NAC is useful in preventing damage to hearing caused by antibiotic drugs

Dec 26, 2007

Aminoglycoside antibiotics cause toxicity to the kidneys that can reverse after termination of drug use, and permanent damage to hearing (ototoxicity). Because of their toxicity, and because they work against serious infections these antibiotics are reserved for severe infections by specific-dangerous bacteria. Free radical damage generated by the antibiotics contributes to both types of toxicity.

In this study 53 dialysis patients with blood infections (bacteremia) caused by the catheter used in dialysis were scheduled for treatment with the antibiotic gentamicin; an aminoglycoside antibiotic known for its ability to damage hearing. The patients were split into two groups - one of which received the supplement NAC along with the antibiotic. There hearing was monitored using standard pure tone audiograms over a range of frequencies. The hearing test was given before antibiotic therapy and again at one week after and at six weeks after completing antibiotic therapy ( gentamycin therapy typically lasted for 15 days).

At one week after and six weeks after cessation of antibiotic therapy significantly fewer of the patients protected by NAC suffered toxicity to their hearing than those in the group not given NAC. The patients not protected with NAC did not just suffer with simple damage to hearing but more frequently suffered it in both ears. The study is published in the August 2007 issue of the American journal Kidney International and is discussed in the September 2007 issue of the British journal Nature Clinical Practice Nephrology.

Some great studies on hearing and nutrients

  • Researchers in the Department of Otolaryngology, Albert Einstein College of Medicine exposed auditory neurons (nerve cells involved with hearing) to the drug Cisplatin; a drug used to treat cancer that is ototoxic. If the cells were pretreated with the powerful antioxidant NAC they were strongly protected from the chemotherapeutic drug. In a second study the hair cells of the cochlea were also protected; these hair cells sense sound and produce the hearing signals that are transmitted to the brain; Laryngoscope, July 2001.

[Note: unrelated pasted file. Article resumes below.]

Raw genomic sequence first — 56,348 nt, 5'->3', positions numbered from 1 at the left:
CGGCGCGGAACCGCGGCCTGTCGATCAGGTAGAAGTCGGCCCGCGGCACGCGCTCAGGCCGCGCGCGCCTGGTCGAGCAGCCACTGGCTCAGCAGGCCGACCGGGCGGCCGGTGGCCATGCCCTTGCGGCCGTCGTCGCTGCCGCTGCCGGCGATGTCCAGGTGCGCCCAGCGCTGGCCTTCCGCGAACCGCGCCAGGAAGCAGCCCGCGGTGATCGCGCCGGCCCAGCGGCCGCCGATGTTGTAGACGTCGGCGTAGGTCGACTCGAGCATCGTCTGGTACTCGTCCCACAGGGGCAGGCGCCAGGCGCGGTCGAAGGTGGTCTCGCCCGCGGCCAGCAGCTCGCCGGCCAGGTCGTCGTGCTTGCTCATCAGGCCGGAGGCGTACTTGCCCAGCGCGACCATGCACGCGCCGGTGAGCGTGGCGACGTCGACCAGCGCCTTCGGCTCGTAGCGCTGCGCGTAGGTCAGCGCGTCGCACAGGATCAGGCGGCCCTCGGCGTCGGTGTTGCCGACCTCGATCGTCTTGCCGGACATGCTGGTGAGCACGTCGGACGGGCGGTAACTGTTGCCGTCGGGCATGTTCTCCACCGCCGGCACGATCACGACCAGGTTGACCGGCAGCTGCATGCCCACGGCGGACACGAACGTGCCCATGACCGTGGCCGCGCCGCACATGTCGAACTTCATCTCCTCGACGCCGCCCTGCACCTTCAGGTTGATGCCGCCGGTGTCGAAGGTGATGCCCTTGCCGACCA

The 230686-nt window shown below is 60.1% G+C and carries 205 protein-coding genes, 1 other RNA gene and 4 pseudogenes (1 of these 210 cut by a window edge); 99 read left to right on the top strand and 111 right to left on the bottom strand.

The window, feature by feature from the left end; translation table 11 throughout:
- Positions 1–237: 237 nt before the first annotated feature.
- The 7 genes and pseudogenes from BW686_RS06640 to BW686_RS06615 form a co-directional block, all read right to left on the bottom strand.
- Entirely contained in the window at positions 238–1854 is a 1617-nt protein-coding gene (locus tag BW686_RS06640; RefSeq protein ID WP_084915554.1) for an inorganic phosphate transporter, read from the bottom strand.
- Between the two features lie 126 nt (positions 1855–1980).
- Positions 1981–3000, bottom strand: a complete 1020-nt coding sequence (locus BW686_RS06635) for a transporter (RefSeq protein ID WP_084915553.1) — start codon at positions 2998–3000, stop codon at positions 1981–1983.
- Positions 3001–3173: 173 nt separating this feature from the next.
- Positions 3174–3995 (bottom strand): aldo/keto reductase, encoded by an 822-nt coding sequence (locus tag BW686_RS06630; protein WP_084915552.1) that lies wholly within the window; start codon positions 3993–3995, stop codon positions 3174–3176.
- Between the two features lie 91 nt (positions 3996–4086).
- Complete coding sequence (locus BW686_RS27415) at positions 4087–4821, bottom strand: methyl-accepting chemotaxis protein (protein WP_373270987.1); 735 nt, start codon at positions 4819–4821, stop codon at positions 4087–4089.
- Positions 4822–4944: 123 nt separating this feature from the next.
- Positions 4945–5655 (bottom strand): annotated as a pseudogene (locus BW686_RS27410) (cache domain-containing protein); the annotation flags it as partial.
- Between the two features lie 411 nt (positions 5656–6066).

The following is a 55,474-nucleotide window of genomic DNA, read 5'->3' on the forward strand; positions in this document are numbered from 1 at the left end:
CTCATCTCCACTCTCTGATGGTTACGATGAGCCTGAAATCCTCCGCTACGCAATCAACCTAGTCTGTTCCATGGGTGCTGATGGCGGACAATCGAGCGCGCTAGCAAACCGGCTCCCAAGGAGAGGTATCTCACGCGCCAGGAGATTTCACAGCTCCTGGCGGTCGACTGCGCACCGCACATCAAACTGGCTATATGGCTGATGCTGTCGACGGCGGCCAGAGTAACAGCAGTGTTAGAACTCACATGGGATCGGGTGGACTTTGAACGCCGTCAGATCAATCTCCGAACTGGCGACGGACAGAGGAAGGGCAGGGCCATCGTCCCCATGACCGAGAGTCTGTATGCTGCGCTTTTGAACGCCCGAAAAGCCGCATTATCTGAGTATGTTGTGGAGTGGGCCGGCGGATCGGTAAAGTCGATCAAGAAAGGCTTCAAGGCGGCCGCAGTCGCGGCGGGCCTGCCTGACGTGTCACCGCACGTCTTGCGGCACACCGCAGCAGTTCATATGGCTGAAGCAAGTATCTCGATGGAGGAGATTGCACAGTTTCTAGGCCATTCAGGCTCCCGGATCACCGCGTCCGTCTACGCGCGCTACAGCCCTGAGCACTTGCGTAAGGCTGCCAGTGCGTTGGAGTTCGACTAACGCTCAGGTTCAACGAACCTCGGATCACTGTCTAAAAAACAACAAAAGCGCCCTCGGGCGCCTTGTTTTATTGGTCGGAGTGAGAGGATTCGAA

• Scientists from the Kresge Hearing Research Institute at the University of Michigan delineated mechanisms of noise-induced hearing loss in guinea pigs. The loss of cochlear hairs and auditory reactions in the brain were analyzed. Giving the animals NAC prevented damage to hearing and also to the cochlear hairs effectively; Brain research, March 21st, 2003.
  • Scientists at the Hough Ear Institute in Oklahoma City investigated the benefits of NAC and Acetyl-L-Carnitine (ALCAR), two powerful antioxidants, to the hearing apparatus. Free radicals play a significant role in the damage to hearing caused by noise. In this study chinchillas were exposed to impulse-noise; a cause of hearing loss. The animals were exposed to 155 decibels for 150 repetitions. Some of the animals were given NAC and ALCAR before and after exposure to the noise, followed by an additional two days of supplementation. Three weeks after exposure to the noise, the animals protected by the antioxidants had much greater sensitivity to sound, hearing sounds up to 30 decibels fainter than animals not protected. The NAC and ALCAR combination also protected cochlear hair cells. The results indicate a strong protective effect of ALCAR and NAC in the cochlea preventing the damage to hearing caused by noise. It is feasible that these readily available antioxidants can be used to protect hearing in humans; Acta Otolaryngologica, March 2005.
  • Note; 85 decibels is the maximum noise level that is considered safe for the unprotected ear.
      ***** Decibel levels of different noises;
    • Normal conversation - 60 decibels
    • Lawnmower, shop tools, truck traffic - 90 decibels
    • Chainsaw, snowmobile - 100 decibels
    • Concerts - 110 to 120 decibels
    • Some sporting events can achieve 130 decibels
    • Gun or jet engine - 140 decibels; noise causes pain and some hearing damage
    • Properly fitted earplugs reduce noise about 15 to 30 decibels.